My Cart

Mini Cart

Women's knitted sweater Novita Natura

As low as €0.00

Knitted from Novita Natura, this basic sweater is loose, soft and warm - a perfect companion for a relaxed holiday season. Sizes up to 3XL.
Magazine Novita Talvi 2018 -lehti (in Finnish)
Pattern N:o in Magazine 34
Skill level Intermediate
- +

 

Availability:In stock
SKU N041834
Pattern details
Size
XS(S/M)L(XL)XXL(3XL)

Yarn demand
Novita Natura
(045) Clay 450(500)550(600)650(700) g

Needles and other supplies
Needles:
Novita 5 mm (UK 6 / US 8) and
Novita 6 mm (UK 4 / US 10) or sizes needed to obtain gauge

Circular needle (40 cm / 16 in):
Novita 5 mm (UK 6 / US 8) for the neckline edge

Designer
Sisko Sälpäkivi

Details

Back

Using the smaller needles, cast on 86(94)102(106)114(118) sts and work 3 rows of ribbing.

Switch to the larger needles and work stockinette st. On the first row increase 1(1)1(1)1(3) st = 87(95)103(107)115(121) sts.

When the piece measures 45(46)47(48)50(52) cm, place markers for the armholes at both ends.

When the armhole measures 17(18)19(20)21(22) cm, on every other row bind off at both ends 4x5(6)6(7)8(8) sts and 1x4(4)8(6)6(9) sts for the shoulder.

Securely bind off the remaining 39 sts at the neckline.

Front

Work as you did the back until the piece measures 45(46)47(48)50(52) cm and you have placed markers at both ends.

Begin the neckline decreases: work a RS row until 3 sts remain before the midmost st of the piece, then k2tog, k1. Place the middle st on e.g. a piece of yarn, leave the left-hand sts on hold and work the right side of the neckline first. Repeat the decreases on every other row 18 more times, 1 st from the neckline.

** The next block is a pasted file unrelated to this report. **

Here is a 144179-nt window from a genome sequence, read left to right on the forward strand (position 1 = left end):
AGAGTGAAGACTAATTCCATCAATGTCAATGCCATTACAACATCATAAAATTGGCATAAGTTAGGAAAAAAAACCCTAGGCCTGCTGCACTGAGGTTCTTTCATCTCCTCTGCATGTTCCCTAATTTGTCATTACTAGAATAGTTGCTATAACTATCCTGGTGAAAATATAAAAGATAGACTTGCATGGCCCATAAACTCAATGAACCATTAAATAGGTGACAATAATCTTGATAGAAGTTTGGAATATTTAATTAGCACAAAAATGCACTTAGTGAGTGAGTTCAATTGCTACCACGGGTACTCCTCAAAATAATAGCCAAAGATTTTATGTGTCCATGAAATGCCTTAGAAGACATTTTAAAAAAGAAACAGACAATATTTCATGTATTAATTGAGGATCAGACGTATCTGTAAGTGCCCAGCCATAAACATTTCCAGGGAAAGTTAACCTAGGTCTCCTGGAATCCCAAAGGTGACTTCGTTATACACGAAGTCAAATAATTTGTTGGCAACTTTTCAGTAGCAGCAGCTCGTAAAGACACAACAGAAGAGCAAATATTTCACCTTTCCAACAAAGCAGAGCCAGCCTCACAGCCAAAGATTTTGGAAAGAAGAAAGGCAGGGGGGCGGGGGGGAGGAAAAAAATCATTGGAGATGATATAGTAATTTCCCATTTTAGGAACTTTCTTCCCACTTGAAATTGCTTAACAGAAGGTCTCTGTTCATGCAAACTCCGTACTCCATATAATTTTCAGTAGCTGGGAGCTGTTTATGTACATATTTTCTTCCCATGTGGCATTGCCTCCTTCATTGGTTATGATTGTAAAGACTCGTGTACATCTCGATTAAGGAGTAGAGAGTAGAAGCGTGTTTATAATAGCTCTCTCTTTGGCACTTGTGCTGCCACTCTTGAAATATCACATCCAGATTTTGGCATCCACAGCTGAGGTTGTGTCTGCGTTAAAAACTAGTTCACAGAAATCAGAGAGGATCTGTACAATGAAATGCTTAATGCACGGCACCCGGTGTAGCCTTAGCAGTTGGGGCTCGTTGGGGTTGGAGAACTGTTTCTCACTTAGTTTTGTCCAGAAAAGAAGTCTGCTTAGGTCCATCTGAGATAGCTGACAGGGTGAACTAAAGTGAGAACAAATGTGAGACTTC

Note: When the armhole measures 17(18)19(20)21(22) cm, bind off on every other row at the shoulder 4x5(6)6(7)8(8) sts and 1x4(4)8(6)6(9) sts.

Knit the other side of the neckline in the same manner but work the decreases as follows: slip 1 knitwise, knit 1, pass the slipped st over.

Sleeves

Using the smaller needles, cast on 38(38)42(42)46(46) sts and work 3 rows of ribbing.

Switch to the larger needles and work stockinette st.

When the piece measures 9(10)11(11)9(10) cm, increase 1 st at both ends. Repeat the increases at both ends every 4(3,5)3,5(3)3,5(3) cm 7(8)8(10)9(11) more times = 54(56)60(64)66(70) sts.

When the piece measures 41(42)43(44)44(45) cm, bind off.

Knit the other sleeve to match.

Finishing

Sew the shoulder seams.

Neckline edge: Using the circular needle, pick up and knit the 1 st on hold in the front as well as additional sts from the neckline edge for 107(111)111(115)115(115) sts in total. Start from one of the shoulder seams. Work ribbing in the round. Make sure the midmost neckline stitch remains k1 throughout, with p2 before and after it. On every 2nd round, decrease 1 st before and after the middle st: slip the midmost st knitwise together with the preceding st, k1, pass the slipped sts over.

When the neckline edge measures 3 cm, bind off in pattern.

Attach the sleeves following the red markings on the pattern.

Sew the side seams and sleeve seams.

Pattern instructions
Finished dimensions
body circumference 104(112)120(128)136(144) cm / 41(44)47¼(50½)53½(56¾) in length 65(67)69(71)74(77) cm / 25½(26½)27¼(28)29¼(30¼) in inner sleeve length 41(42)43(44)44(45) cm / 16¼(16½)17(17¼)17¼(17¾) in

Stitch patterns & gauge
Stitch patterns:
- Ribbing:
*k2, p2*, repeat *¬-*. On the wrong side rows, knit the knit stitches and purl the purl stitches.
- Stockinette stitch:
Right side rows: knit all stitches.
Wrong side rows: purl all stitches.
- Ribbing in the round:
*k2, p2*, repeat *-*.

Gauge:
16

Back

Using the smaller needles, cast on 86(94)102(106)114(118) sts and work 3 rows of ribbing.

Switch to the larger needles and work stockinette st. On the first row increase 1(1)1(1)1(3) st = 87(95)103(107)115(121) sts.

When the piece measures 45(46)47(48)50(52) cm, place markers for the armholes at both ends.